Crying With Laughter -- Film Review

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EDINBURGH -- There's a long tradition of decidedly non-comic films dealing with comedy and comedians -- "The King of Comedy" et al -- and the sparkly engaging "Crying With Laughter" is a welcome addition to the list. There's actually no shortage of belly-laughs in this tale of a dysfunctional stand-up who finds himself dragged into a violent revenge-plot, but this is essentially pretty dark, adult-oriented fare, a psychological drama/thriller marbled with occasional welcome light relief.

The result is an unusually full-blooded combination of flavors which, outside its native Scotland, might not appear an easy commercial "sell." But this is just the kind of ambitious, accessible enterprise that could find receptive audiences at home and overseas. It does represent a highly promising debut from writer-director Justin Molotnikov and showcases what should be a star-making performance from Stephen McCole.

Previously best known for supporting turns in films such as "Rushmore", "Orphans" and "Stone of Destiny," plus cult small-screen sitcom "High Times," McCole projects exactly the right mix of beefy blowhard bravado and self-tormenting vulnerability as swaggering funnyman Joey Frisk.

One of the leading lights in the Edinburgh stand-up world -- the film makes consistently nifty use of eclectic locations in and around the photogenic city -- Joey, in his mid-30s, is on the verge of breaking big. (McCole performed actual stand-up gigs in character as preparation, and on this evidence he could well have the makings of a lucrative stage sideline.)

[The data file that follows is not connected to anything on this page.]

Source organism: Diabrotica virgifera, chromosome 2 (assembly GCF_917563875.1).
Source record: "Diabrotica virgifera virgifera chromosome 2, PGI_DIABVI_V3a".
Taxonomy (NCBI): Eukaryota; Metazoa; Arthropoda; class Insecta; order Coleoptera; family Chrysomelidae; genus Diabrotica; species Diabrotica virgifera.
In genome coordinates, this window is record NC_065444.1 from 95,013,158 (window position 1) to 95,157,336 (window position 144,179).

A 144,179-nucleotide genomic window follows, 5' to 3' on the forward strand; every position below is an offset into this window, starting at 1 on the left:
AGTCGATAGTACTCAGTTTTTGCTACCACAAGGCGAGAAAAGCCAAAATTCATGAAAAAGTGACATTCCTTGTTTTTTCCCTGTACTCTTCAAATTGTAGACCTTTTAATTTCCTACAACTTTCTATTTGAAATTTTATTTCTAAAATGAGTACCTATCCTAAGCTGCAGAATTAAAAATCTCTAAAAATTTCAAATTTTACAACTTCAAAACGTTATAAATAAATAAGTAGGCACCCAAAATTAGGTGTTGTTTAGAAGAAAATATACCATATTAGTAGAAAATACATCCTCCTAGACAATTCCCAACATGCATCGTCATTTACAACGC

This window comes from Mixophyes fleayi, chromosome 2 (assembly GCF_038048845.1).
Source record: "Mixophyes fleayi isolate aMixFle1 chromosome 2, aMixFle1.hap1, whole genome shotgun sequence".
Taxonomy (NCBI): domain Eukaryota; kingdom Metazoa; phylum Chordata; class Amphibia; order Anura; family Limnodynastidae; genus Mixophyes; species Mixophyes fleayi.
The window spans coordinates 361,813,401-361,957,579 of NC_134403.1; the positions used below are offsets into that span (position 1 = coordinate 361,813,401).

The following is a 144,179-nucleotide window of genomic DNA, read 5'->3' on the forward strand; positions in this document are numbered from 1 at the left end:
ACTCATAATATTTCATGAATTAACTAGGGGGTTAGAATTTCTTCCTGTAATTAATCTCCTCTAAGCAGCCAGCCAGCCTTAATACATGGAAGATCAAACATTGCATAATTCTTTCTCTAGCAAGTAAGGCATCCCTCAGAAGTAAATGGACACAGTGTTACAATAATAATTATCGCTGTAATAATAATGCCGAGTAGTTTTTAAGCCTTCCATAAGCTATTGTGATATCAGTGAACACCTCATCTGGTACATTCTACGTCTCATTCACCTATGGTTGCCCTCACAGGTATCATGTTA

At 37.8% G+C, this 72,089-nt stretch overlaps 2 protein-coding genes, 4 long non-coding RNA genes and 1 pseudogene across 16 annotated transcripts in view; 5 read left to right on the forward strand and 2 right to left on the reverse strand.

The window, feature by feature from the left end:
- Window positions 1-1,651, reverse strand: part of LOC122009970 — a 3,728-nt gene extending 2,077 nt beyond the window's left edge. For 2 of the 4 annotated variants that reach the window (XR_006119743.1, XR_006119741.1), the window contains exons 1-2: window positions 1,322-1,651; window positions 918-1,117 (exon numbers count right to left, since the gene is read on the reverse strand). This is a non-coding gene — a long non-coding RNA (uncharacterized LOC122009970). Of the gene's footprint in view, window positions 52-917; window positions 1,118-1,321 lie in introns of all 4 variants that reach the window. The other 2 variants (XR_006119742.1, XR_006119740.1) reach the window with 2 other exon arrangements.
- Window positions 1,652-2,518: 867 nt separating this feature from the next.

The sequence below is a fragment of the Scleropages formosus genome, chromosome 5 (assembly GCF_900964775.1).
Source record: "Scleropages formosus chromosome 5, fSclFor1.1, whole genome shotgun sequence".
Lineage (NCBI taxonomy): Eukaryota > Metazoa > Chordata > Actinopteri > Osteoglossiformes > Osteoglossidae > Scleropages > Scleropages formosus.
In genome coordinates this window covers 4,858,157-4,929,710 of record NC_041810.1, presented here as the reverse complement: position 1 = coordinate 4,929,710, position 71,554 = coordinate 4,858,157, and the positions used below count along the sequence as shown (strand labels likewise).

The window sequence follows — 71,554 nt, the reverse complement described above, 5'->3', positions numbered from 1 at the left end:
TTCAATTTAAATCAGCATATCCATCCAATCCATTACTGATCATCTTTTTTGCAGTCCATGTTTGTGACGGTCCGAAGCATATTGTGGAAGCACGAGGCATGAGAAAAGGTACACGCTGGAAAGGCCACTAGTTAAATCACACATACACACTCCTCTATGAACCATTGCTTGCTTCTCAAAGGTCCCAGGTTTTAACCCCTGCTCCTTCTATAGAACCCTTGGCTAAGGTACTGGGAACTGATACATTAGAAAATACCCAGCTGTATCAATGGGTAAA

Joey's dreams of Stateside exposure are imperiled by his decidedly chaotic private-life -- essentially one long, coke-fueled debauch -- and his confessional/egotistical technique of near-instantly converting his daily experiences into fresh material.

The latter leads to a particularly unfortunate joke about a chance encounter with a long-forgotten former school friend (Malcolm Shields), a pal who just happens to be in the audience. This innocuous-seeming flub yields dire consequences for Joey, who becomes unwilling accomplice to kidnap -- and worse.

With so much of British cinema let down by writing contrivance, implausibility and melodrama, it's refreshing to find a screenplay which, while by no means avoiding such ploys, places them within a coherent and justifiable narrative structure. The film is around an elaborate stand-up routine, one delivered by a bruised-and-battered Joey, to a crowd that he knows includes a leading American talent-spotter. Thus a series of flashbacks illustrate incidents that might perhaps have been slightly exaggerated in Joey's retelling.

This structural conceit (which builds to a suitably envelope-pushing punch line) gives the picture a momentum that proves unexpectedly compelling. Indeed, this quickly turns into an old-fashioned 'page-turner' of a story populated by believably flawed, scarred individuals with whom, for all their faults, it's not hard to sympathize.

Molotnikov's well paced, no-nonsense direction yields strong performances all round even if, from the first seconds to the final fade, it's clear that this is very much McCole's show.

Venue: Edinburgh International Film Festival (British Gala)
Production co.: Frisky Films (Edinburgh), Synchronicity Films Ltd. (Glasgow), Wellington Films (Nottingham)
Cast: Stephen McCole, Malcolm Shields, Andrew Neil, Jo Hartley, Laura Keenan
Director: Justin Molotnikov
Screenwriter: Justin Molotnikov
Producers: Claire Mundell, Rachel Robey, Alastair Clark
Executive producers: Robbie Allen, Suzanne Alizart, Ewan Angus
Director of photography: Martin Radich
Production designer: Mike McLoughlin
Music: Lorne Balfe
Costume designer: Anna Robins
Editor: Gary Scott
Sales: Synchronicity, Glasgow
No rating, 93 minutes
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